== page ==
Press Releases

    GA/AB/3638
    28 October 2004

    Fifth Committee Recommends Budgets for Peacekeeping Missions in Timor-Leste, Sierra Leone, Burundi, Côte D’ivoire, Haiti

    (Issued on 27 October 2004.)

    NEW YORK, 26 October (UN Headquarters) -- The Administrative and Budgetary Committee (Fifth) this morning provided recommendations to the General Assembly on the budgets of peacekeeping missions in Timor-Leste, Sierra Leone, Burundi, Côte d’Ivoire and Haiti, which had been newly authorized or revised by the Security Council earlier this year.

    Acting on five draft resolutions, without a vote, the Committee recommended that, for the period from 1 July 2004 to 30 June 2005, the Assembly appropriate:

    -- $94.62 million for the maintenance of the United Nations Mission in Sierra Leone (UNAMSIL), in addition to the amount of $207.25 million already appropriated for the same period under the terms of resolution 58/308;

    -- $329.71 million for the maintenance of the United Nations Operation in Burundi (ONUB), inclusive of the amount of $106.33 million previously authorized under the terms of resolution 58/312 for the period from 1 July to 31 October 2004;

    -- $177.83 million for the United Nations Operation in Côte d’Ivoire (UNOCI), in addition to some $200.65 million already appropriated for the period from 1 July to 31 December 2004 under the terms of resolution 58/310; and

    -- $379.05 million for the United Nations Stabilization Mission in Haiti (MINUSTAH), including $172.48 million previously authorized by resolution 58/311 for the period from 1 July to 31 October 2004.  Also appropriated would be the amount of $49.26 million for the period from 1 May to 30 June 2004, which had been authorized by the Advisory Committee on Administrative and Budgetary Questions (ACABQ) at the opening of the Mission.

    The Assembly would also appropriate some $85.15 million for the maintenance and liquidation of the United Nations Mission of Support in East Timor (UNMISET) following its extension for a final period ending on 20 May 2005.  That amount would include $77.07 million for the period from 1 July 2004 to 20 May 2005 for the maintenance of the Mission and $8.08 million for the commencement of liquidation activities of the Mission for the period from 21 May to 30 June.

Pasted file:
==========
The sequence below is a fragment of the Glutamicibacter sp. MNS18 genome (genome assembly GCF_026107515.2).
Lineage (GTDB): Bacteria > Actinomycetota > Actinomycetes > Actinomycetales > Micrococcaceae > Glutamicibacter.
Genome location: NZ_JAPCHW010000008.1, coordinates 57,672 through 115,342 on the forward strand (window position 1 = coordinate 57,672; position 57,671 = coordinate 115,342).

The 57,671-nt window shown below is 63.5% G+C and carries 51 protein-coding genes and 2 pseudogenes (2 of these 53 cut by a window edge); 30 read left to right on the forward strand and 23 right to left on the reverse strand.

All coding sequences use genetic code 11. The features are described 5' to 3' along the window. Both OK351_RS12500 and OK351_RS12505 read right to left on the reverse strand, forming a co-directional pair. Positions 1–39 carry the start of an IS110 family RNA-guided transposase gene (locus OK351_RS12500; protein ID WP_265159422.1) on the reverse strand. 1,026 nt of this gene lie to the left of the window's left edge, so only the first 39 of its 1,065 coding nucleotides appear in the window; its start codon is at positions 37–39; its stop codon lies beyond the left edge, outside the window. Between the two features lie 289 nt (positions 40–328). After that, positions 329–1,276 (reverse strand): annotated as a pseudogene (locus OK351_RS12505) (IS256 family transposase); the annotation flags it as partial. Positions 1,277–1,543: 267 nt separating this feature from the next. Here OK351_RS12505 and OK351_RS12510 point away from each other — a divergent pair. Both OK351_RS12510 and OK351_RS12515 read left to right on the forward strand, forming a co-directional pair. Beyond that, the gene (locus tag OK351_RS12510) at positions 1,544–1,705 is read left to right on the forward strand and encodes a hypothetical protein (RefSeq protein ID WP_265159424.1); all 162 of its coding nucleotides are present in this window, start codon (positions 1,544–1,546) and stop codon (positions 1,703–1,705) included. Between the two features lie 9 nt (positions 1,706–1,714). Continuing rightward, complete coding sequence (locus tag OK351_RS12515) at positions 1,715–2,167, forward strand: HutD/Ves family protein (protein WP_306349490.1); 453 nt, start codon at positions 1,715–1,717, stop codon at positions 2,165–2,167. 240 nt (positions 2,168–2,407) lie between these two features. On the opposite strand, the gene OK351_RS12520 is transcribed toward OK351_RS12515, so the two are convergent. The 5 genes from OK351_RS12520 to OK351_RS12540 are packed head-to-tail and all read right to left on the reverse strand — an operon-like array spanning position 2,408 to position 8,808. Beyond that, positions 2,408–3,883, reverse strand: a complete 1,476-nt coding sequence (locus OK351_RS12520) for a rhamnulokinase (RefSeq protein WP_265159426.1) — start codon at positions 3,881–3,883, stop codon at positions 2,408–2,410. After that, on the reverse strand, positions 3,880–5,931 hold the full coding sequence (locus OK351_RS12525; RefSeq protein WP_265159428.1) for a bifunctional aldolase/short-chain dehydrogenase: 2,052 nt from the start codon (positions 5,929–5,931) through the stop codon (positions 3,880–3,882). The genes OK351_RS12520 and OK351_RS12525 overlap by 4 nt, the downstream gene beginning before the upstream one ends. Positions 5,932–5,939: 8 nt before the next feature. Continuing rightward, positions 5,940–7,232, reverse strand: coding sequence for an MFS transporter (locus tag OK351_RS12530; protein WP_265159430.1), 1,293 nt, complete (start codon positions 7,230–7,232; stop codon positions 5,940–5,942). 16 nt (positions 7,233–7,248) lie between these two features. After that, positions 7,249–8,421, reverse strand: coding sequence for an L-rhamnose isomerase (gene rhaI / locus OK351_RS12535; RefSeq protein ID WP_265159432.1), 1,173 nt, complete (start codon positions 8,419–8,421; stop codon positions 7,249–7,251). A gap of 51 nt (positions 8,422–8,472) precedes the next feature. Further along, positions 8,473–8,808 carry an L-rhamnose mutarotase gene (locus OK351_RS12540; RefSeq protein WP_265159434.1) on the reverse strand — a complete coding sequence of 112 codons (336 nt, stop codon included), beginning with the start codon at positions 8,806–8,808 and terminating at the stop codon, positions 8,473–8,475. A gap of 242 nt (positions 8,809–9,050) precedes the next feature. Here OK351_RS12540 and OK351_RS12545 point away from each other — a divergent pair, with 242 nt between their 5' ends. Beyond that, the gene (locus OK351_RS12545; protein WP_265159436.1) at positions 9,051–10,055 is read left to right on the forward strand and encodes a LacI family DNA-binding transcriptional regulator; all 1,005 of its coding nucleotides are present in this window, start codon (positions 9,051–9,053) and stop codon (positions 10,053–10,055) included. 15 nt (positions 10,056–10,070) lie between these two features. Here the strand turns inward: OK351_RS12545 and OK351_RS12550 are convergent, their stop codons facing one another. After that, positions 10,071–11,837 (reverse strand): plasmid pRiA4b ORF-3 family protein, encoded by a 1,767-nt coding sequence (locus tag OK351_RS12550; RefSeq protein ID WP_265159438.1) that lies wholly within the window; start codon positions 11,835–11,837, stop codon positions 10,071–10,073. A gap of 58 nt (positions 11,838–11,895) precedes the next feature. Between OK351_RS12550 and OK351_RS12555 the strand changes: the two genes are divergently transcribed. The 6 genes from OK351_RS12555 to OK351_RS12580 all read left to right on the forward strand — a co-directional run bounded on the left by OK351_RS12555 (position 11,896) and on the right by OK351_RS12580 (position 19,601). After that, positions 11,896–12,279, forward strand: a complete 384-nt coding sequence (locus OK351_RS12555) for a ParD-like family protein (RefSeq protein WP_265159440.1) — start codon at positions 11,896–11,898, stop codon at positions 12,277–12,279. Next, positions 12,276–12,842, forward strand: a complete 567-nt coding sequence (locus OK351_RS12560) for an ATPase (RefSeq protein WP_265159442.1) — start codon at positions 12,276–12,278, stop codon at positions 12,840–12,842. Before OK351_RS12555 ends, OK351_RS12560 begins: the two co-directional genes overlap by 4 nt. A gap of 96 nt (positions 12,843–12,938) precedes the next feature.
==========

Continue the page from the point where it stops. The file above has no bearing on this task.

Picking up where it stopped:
Also this morning, the Committee agreed on a draft decision, by the terms of which the Secretary-General would be requested to report to the Assembly, at the second part of its resumed session next spring, on the management structure of all peacekeeping operations, taking into account the complexities, mandates and specificities of each operation and the necessity to carry out each mission effectively and efficiently.

    In connection with that draft, the representative of South Africa, on behalf of the African Group, stressed that the model being used by the Secretariat to determine the structure for peacekeeping missions should be applied in a flexible manner.  She reaffirmed that each and every peacekeeping budget should be considered on the basis of its own financial justifications, with full recognition of the specificities and complexities of individual missions, their mandates, and their unique environment.

    While supporting such a template in principle, the representative of the Netherlands, on behalf of the European Union and associated States, shared the concerns of the African Group, adding that the use of the template must not lead to lax budgeting procedures, or arbitrary inflation in the grading of posts.

    Assistant Secretary-General for Programme Planning, Budget and Accounts and United Nations Controller, Jean-Pierre Halbwachs, commented on several texts before the Committee, and representatives of Sierra Leone, Haiti, Costa Rica, China, Indonesia, New Zealand, Australia, Timor-Leste, Canada, Japan, and Brazil (also on behalf of several Latin American troop contributors) also spoke in explanation of position on various texts.

    The Committee will begin its consideration of human resources management and the United Nations common system at 10 a.m. Wednesday, 27 October.

    Action on Drafts

    The Committee first approved, without a vote, the draft resolution on the financing of the United Nations Mission in Sierra Leone (UNAMSIL) (document A/C.5/59/L.4), which was submitted by Vice-Chairman of the Committee KARLA SAMAYOA-RECARI (Guatemala).

    By the terms of the text, the Assembly would appropriate $94.6 million for the maintenance of the Mission for the period from 1 July 2004 to 30 June 2005, in addition to the $207.2 million already appropriated for the same period under resolution 58/308.  Endorsing the conclusions and recommendations contained in the ACABQ report, the Assembly would specifically request that the Secretary-General continue efforts to recruit local staff for the Mission against General Service posts; make the fullest possible use of facilities and equipment at the United Nations Logistics Base at Brindisi, Italy; and take all necessary action to ensure that the Mission is administered with maximum efficiency and economy.  By other terms, it would express concern at the delay experienced in providing adequate resources to some recent peacekeeping missions, particularly those in Africa, and would emphasize that all peacekeeping missions should be given equal treatment.